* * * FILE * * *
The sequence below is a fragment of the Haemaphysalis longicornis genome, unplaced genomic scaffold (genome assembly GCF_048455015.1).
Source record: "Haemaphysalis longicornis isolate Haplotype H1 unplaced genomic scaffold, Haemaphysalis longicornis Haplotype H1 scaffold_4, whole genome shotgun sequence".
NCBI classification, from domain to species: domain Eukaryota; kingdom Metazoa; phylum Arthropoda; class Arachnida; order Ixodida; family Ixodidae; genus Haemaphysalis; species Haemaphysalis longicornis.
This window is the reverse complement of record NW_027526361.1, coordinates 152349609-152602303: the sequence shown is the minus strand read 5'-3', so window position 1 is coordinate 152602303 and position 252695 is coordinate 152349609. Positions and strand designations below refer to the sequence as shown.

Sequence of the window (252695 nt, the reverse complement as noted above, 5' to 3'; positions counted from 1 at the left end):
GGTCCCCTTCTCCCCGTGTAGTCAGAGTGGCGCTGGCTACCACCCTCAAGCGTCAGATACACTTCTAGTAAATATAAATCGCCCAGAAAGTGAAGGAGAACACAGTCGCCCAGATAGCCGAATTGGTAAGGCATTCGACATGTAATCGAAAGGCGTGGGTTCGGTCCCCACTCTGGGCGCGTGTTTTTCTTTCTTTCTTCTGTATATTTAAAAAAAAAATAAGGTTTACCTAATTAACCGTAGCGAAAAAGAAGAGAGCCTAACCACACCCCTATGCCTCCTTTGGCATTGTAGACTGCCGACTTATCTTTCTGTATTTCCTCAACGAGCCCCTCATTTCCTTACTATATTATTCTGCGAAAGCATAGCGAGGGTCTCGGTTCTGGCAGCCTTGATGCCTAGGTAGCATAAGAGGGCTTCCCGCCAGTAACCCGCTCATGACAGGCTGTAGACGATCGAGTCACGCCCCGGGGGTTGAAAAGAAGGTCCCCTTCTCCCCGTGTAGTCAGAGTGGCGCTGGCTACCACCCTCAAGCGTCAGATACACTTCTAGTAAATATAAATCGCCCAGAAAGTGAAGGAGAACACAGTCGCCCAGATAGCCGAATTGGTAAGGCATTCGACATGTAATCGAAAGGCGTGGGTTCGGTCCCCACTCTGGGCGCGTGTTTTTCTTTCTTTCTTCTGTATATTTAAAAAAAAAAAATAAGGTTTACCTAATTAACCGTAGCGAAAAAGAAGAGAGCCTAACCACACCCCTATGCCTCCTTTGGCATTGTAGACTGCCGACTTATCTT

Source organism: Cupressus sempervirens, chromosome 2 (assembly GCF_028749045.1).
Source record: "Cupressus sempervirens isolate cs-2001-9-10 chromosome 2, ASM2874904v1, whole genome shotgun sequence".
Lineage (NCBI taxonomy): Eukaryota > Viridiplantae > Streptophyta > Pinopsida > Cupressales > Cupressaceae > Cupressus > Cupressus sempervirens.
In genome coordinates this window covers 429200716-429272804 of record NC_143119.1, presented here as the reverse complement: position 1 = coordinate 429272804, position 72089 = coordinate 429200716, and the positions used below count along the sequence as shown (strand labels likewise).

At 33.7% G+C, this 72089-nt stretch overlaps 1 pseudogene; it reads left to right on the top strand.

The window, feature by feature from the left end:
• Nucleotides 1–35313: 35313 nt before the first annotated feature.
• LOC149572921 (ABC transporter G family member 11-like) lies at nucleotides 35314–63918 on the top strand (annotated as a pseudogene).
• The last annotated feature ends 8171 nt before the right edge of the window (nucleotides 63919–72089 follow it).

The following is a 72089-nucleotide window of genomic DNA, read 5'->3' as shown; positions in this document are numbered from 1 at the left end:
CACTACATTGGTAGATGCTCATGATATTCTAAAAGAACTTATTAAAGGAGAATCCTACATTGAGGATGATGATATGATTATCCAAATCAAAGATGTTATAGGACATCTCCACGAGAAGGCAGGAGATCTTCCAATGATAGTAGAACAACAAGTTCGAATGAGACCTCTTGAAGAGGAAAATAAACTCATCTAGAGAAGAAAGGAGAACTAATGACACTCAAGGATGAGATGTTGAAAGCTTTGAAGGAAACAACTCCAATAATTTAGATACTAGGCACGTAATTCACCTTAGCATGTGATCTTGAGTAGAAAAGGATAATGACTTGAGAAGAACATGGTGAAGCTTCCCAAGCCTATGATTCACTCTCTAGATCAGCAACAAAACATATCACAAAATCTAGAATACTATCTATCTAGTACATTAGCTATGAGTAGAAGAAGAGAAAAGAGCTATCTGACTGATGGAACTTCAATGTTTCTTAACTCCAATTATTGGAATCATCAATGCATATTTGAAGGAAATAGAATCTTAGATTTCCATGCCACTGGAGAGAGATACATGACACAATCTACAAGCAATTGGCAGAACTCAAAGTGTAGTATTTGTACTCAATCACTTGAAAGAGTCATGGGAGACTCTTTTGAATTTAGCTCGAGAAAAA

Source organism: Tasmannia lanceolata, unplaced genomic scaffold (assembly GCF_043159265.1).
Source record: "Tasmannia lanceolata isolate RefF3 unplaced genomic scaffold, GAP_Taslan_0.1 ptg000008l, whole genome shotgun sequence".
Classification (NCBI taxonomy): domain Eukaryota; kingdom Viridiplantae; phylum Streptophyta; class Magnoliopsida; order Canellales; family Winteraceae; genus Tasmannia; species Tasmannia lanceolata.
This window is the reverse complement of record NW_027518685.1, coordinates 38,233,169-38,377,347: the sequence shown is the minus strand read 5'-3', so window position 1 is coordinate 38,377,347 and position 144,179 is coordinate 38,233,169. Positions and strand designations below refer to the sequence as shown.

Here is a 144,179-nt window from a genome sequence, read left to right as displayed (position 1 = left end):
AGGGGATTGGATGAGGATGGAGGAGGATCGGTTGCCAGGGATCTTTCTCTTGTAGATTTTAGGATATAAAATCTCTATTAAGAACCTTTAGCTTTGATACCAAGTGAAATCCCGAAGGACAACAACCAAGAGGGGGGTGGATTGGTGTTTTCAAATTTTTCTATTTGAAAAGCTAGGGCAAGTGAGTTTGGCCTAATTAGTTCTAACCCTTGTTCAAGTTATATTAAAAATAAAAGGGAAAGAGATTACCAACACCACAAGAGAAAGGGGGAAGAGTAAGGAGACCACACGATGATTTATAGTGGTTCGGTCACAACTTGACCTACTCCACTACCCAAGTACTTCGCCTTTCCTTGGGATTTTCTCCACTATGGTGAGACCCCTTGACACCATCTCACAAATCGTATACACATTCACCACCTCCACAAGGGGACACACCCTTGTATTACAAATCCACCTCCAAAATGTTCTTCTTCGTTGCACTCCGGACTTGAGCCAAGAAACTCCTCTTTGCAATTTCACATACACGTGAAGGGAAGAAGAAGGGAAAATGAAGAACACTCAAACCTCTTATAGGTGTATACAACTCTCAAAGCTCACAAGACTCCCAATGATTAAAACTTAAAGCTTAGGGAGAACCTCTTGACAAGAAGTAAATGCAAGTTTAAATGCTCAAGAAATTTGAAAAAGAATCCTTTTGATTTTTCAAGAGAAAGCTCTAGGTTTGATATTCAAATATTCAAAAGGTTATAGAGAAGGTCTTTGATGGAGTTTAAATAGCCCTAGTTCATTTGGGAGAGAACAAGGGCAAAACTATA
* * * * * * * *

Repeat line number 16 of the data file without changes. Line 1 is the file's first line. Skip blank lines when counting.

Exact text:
The following is a 72089-nucleotide window of genomic DNA, read 5'->3' as shown; positions in this document are numbered from 1 at the left end: